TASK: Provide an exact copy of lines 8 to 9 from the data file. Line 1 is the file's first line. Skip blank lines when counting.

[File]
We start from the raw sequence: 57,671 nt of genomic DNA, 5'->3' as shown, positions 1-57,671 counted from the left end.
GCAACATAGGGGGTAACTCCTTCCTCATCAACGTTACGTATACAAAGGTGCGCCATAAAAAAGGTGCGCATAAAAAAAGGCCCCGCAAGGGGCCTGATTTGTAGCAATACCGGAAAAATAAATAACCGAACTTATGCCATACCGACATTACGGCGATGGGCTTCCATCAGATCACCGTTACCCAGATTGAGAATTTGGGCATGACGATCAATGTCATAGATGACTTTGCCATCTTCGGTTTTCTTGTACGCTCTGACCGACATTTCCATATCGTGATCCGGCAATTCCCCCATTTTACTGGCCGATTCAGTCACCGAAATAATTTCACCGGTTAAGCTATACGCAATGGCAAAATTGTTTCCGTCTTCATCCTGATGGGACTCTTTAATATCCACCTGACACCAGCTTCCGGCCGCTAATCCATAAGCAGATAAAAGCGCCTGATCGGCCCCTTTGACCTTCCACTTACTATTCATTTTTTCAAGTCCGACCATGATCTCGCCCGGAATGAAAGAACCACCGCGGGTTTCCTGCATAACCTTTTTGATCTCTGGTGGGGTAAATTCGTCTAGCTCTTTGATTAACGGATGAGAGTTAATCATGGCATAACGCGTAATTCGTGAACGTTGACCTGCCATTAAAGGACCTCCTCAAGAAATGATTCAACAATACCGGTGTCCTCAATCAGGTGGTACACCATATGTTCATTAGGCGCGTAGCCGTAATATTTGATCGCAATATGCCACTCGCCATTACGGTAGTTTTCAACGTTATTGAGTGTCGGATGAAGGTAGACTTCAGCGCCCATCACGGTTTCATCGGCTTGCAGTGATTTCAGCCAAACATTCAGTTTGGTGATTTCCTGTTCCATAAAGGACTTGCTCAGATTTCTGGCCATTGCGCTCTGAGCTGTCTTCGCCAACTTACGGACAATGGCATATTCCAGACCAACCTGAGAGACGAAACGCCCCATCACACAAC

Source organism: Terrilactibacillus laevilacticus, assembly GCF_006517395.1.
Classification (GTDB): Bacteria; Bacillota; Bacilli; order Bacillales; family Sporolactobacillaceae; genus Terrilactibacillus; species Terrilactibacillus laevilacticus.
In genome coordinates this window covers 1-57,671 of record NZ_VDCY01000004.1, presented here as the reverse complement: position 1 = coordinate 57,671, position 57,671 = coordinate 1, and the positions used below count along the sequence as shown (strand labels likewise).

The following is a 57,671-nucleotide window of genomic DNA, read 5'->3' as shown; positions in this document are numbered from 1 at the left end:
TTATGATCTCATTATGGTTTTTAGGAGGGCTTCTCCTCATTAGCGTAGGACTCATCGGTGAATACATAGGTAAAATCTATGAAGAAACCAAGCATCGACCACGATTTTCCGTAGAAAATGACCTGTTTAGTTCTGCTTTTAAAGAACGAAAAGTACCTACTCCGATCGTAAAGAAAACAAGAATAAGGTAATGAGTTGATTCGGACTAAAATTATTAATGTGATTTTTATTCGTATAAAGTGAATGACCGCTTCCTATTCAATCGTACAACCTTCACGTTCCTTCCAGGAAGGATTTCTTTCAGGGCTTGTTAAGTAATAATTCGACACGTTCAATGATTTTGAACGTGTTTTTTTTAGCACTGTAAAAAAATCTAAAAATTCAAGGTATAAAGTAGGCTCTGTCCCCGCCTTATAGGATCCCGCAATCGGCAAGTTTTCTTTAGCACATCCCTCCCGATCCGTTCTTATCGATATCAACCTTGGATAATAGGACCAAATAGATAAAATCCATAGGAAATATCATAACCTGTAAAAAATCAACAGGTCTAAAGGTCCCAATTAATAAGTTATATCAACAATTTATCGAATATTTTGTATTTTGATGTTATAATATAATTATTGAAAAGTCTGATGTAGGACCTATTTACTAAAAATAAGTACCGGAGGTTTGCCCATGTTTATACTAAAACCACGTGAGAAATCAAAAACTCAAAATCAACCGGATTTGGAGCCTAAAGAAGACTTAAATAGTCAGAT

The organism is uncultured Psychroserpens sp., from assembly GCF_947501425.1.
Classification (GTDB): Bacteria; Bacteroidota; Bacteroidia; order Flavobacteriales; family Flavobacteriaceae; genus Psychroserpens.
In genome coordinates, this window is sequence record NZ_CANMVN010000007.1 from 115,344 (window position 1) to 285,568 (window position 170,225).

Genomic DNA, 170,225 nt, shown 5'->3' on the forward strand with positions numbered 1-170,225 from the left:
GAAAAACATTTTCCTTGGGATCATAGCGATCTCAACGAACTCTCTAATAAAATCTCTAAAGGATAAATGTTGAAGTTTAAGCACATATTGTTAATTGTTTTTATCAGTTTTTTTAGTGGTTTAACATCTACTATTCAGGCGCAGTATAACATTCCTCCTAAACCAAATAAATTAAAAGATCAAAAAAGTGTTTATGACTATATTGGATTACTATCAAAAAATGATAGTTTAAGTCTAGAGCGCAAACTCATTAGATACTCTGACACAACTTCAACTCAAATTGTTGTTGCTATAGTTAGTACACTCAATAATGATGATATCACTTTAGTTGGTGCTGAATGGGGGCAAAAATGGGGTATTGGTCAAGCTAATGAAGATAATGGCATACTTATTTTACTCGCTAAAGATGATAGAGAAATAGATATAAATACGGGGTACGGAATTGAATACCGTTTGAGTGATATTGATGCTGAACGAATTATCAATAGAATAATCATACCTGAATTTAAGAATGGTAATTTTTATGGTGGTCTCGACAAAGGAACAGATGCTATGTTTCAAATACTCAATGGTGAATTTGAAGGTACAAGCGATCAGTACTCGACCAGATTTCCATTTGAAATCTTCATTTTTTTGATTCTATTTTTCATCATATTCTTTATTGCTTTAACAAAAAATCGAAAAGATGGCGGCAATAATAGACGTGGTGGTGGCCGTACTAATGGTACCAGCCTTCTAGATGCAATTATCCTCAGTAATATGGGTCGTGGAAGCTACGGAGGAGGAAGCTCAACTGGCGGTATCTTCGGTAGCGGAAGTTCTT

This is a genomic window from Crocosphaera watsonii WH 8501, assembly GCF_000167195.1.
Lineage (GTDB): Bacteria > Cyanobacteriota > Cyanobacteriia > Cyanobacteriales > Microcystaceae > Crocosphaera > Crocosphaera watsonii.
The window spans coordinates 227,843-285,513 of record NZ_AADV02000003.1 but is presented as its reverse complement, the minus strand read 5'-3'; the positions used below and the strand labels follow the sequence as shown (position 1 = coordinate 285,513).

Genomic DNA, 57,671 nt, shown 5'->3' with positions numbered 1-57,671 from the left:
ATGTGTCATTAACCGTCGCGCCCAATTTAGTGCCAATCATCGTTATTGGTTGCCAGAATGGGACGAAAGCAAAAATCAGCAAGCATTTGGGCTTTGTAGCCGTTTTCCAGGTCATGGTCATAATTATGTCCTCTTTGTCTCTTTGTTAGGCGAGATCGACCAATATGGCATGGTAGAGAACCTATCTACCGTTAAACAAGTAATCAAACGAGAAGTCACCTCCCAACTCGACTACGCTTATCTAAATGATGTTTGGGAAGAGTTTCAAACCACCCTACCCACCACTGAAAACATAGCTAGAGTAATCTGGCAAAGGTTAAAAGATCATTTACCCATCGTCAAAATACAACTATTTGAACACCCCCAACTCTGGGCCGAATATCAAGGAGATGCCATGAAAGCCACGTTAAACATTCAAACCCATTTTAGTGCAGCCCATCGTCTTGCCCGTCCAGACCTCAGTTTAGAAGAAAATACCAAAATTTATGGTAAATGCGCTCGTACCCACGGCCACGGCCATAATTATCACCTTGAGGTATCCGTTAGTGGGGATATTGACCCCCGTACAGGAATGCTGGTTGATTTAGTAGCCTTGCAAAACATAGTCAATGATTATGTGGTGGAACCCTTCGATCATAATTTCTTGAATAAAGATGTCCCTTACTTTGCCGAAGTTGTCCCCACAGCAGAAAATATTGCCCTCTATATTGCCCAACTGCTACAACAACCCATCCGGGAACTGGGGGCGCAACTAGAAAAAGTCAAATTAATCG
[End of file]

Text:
The organism is uncultured Psychroserpens sp., from assembly GCF_947501425.1.
Classification (GTDB): Bacteria; Bacteroidota; Bacteroidia; order Flavobacteriales; family Flavobacteriaceae; genus Psychroserpens.